Communication Skills, Leadership, Relationship & Collaboration

5 Tips To Engage Very Busy People

Blog bites:

  • Throw out the traditional
  • Use lively language
  • Deepen the relationship
  • Pay attention to your audience
  • Use the best body language

These days, we’re all busy – and getting busier. Our attention spans are short – and getting shorter. And we all have multiple digital devices that have a constant call on our focus. Even finding a few minutes to read a valuable blog post like this one can be tricky.

So when you communicate, how can you capture and hold your audience’s attention, make your point and make an impact? How can you be a masterful communicator in this age of distraction and disruption?

There are five key things you can do to engage busy people and instantly grab their attention:

1. Farewell the Traditional

As a manager or executive, one of your goals is to engage staff in a meaningful way. However, if you start every meeting or connection with traditional language, such as “Good morning, thank you so much for being here, I appreciate how valuable your time is…” they will switch off. Your intro will sound like every other one they’ve heard a thousand times.

So how do you start?

These techniques work:

  • Pause and ‘hold the silence’ before your first words
  • Start with a story
  • Ask a question – and wait for a response
  • Make a definitive statement
  • Start with a feeling statement (“I haven’t felt this concerned for a while now.”)

These create distinction and engage attention from the start. Why? Because breaking the patterns of expectation creates curiosity.

It requires some creativity of course, but you don’t need to be gimmicky. Simply start strong and interrupt the pattern of the usual.

2. Use Lively Language

What makes people disconnect? When they hear words that have no oomph, no zest or power delivered in a flat, lifeless tone.

How many meetings have you sat in when someone starts to speak and within seconds everyone in the room has tuned out? It happens when the speaker uses boring, bland language with no life, no energy.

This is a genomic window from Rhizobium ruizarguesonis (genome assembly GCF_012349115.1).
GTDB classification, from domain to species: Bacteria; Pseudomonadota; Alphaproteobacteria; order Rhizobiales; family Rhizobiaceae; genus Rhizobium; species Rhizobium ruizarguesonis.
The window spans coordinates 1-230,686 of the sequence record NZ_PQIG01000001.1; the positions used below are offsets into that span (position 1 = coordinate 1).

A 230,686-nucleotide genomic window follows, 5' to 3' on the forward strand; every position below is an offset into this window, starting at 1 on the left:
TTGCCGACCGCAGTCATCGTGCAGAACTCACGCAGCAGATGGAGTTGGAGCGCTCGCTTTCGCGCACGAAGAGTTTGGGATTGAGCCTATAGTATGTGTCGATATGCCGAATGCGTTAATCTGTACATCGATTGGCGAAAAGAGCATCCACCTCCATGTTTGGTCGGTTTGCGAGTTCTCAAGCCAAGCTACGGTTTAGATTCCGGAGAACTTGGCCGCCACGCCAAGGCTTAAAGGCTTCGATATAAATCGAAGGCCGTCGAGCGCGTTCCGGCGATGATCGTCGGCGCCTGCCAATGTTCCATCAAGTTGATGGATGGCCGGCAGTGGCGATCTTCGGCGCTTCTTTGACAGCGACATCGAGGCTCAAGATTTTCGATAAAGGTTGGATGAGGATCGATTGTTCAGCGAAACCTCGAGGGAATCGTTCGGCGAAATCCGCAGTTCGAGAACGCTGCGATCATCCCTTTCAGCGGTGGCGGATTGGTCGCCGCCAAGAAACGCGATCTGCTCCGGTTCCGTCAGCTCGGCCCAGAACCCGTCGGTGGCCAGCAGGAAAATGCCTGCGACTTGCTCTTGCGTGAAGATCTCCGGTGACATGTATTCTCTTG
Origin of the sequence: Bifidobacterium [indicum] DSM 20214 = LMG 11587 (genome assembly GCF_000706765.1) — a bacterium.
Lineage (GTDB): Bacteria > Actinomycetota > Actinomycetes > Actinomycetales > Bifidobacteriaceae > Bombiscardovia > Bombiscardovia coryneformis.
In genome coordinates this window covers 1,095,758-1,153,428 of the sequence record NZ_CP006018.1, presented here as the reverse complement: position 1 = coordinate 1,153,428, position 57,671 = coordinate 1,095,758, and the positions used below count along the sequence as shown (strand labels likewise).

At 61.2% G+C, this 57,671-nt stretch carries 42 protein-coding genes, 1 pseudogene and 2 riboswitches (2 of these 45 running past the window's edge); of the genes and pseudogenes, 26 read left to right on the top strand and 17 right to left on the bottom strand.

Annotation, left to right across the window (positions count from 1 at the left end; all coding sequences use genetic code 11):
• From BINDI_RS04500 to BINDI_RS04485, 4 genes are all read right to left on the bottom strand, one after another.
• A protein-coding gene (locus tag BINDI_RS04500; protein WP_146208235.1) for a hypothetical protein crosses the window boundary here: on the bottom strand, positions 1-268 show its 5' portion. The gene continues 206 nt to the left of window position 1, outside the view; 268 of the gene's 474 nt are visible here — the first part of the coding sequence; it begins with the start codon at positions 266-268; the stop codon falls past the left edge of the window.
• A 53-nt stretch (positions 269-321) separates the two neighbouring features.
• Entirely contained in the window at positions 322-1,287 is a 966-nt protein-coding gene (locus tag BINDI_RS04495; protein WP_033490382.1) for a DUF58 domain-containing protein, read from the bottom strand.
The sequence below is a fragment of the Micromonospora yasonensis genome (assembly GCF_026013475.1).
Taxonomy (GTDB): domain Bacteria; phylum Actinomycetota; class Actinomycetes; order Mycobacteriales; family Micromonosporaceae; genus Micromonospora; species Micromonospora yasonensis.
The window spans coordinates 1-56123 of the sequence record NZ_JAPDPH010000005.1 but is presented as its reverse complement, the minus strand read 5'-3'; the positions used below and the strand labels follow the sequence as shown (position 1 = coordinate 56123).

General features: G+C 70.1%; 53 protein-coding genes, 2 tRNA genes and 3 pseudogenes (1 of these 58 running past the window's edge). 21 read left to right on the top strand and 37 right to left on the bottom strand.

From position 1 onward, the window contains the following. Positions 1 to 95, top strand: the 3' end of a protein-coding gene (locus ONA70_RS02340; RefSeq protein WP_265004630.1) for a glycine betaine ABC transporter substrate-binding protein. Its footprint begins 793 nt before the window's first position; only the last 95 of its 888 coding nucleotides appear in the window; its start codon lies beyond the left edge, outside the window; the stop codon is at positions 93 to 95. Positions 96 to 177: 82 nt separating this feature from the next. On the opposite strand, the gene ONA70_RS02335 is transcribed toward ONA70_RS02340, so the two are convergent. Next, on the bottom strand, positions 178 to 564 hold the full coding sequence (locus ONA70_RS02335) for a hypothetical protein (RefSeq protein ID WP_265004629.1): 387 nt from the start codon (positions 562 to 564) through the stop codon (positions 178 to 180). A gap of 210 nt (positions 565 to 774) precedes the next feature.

We call this the language of convention or the expected. Drop ‘ly’ adverbs from the mix – actually, absolutely, totally, basically, fundamentally etc. They’re totally excessive so basically it’s best to absolutely avoid them. Totally.

3. Deepen the Relationship

Every single moment of communication you have with another person is a chance to deepen the longer-term relationship.

Whenever you speak with a peer, employee or someone further up the ranks, avoid presenting with sloppy carelessness. Be focused and bring your presence, vitality, meaning and value to what’s being experienced.

Remember that you’re the conductor of these moments. Make them meaningful.

4. Pay Attention to Your Audience

If you want your audience to pay attention to you, simply pay attention to them. This sets up reciprocation and creates a natural responsiveness.

As well as having the right intention, having the right attention is just as important. Because intention and attention sets up the best environment for communication to flourish.

5. The ‘Moth Effect’

Imagine this: someone is speaking when a moth flies behind their head. Everyone will now focus on the moth. It will draw attention – and in movie terms ‘pull focus’. Why? Because it’s moving and is unpredictable. Movement gets attention. Unpredictability holds attention. So moving intentionally, and at times unexpectedly, keeps the unconscious brain curious.

It sounds simple – and it is! When you use your physiology and gestures to enliven your story, you’ll have a captive audience and really make a mark.

These five ways to engage busy people are key to being a masterful communicator. Our expert facilitators dive deeper into this topic in the Mastering Communication Program.

The Colin James Method® Facilitators train corporate executives to improve their professional communication skills with a proven methodology. Our highly trained Facilitators and Coaches are recognised for their experience in their fields and have worked with many individuals and organisations around the world to master the art of communication.

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